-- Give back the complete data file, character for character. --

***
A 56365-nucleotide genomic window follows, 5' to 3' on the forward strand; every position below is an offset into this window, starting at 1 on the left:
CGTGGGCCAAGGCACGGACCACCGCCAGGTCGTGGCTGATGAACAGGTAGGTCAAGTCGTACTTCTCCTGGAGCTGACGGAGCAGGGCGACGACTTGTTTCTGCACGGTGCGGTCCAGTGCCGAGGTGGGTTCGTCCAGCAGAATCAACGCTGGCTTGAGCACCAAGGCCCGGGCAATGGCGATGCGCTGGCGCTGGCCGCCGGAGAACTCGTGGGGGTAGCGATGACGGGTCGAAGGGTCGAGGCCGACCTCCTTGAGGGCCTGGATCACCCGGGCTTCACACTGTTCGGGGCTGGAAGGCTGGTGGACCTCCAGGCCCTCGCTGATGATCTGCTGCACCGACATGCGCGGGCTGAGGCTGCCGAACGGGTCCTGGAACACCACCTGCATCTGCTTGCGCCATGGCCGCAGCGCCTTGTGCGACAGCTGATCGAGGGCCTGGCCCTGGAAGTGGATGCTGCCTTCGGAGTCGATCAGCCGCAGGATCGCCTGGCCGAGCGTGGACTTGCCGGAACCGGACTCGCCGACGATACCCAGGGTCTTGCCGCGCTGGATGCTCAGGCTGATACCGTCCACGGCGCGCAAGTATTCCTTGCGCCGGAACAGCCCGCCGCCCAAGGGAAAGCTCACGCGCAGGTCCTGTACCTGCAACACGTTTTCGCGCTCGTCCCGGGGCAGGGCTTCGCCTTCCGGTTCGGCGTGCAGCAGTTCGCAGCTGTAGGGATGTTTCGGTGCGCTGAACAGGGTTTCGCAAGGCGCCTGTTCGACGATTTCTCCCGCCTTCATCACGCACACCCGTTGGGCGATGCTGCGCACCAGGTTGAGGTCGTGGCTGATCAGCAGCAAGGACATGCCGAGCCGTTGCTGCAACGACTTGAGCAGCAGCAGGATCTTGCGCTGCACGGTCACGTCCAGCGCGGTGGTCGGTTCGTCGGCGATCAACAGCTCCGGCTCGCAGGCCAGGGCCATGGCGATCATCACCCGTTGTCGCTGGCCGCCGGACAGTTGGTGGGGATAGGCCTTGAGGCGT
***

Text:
A 56365-nucleotide genomic window follows, 5' to 3' on the forward strand; every position below is an offset into this window, starting at 1 on the left:
CGTGGGCCAAGGCACGGACCACCGCCAGGTCGTGGCTGATGAACAGGTAGGTCAAGTCGTACTTCTCCTGGAGCTGACGGAGCAGGGCGACGACTTGTTTCTGCACGGTGCGGTCCAGTGCCGAGGTGGGTTCGTCCAGCAGAATCAACGCTGGCTTGAGCACCAAGGCCCGGGCAATGGCGATGCGCTGGCGCTGGCCGCCGGAGAACTCGTGGGGGTAGCGATGACGGGTCGAAGGGTCGAGGCCGACCTCCTTGAGGGCCTGGATCACCCGGGCTTCACACTGTTCGGGGCTGGAAGGCTGGTGGACCTCCAGGCCCTCGCTGATGATCTGCTGCACCGACATGCGCGGGCTGAGGCTGCCGAACGGGTCCTGGAACACCACCTGCATCTGCTTGCGCCATGGCCGCAGCGCCTTGTGCGACAGCTGATCGAGGGCCTGGCCCTGGAAGTGGATGCTGCCTTCGGAGTCGATCAGCCGCAGGATCGCCTGGCCGAGCGTGGACTTGCCGGAACCGGACTCGCCGACGATACCCAGGGTCTTGCCGCGCTGGATGCTCAGGCTGATACCGTCCACGGCGCGCAAGTATTCCTTGCGCCGGAACAGCCCGCCGCCCAAGGGAAAGCTCACGCGCAGGTCCTGTACCTGCAACACGTTTTCGCGCTCGTCCCGGGGCAGGGCTTCGCCTTCCGGTTCGGCGTGCAGCAGTTCGCAGCTGTAGGGATGTTTCGGTGCGCTGAACAGGGTTTCGCAAGGCGCCTGTTCGACGATTTCTCCCGCCTTCATCACGCACACCCGTTGGGCGATGCTGCGCACCAGGTTGAGGTCGTGGCTGATCAGCAGCAAGGACATGCCGAGCCGTTGCTGCAACGACTTGAGCAGCAGCAGGATCTTGCGCTGCACGGTCACGTCCAGCGCGGTGGTCGGTTCGTCGGCGATCAACAGCTCCGGCTCGCAGGCCAGGGCCATGGCGATCATCACCCGTTGTCGCTGGCCGCCGGACAGTTGGTGGGGATAGGCCTTGAGGCGT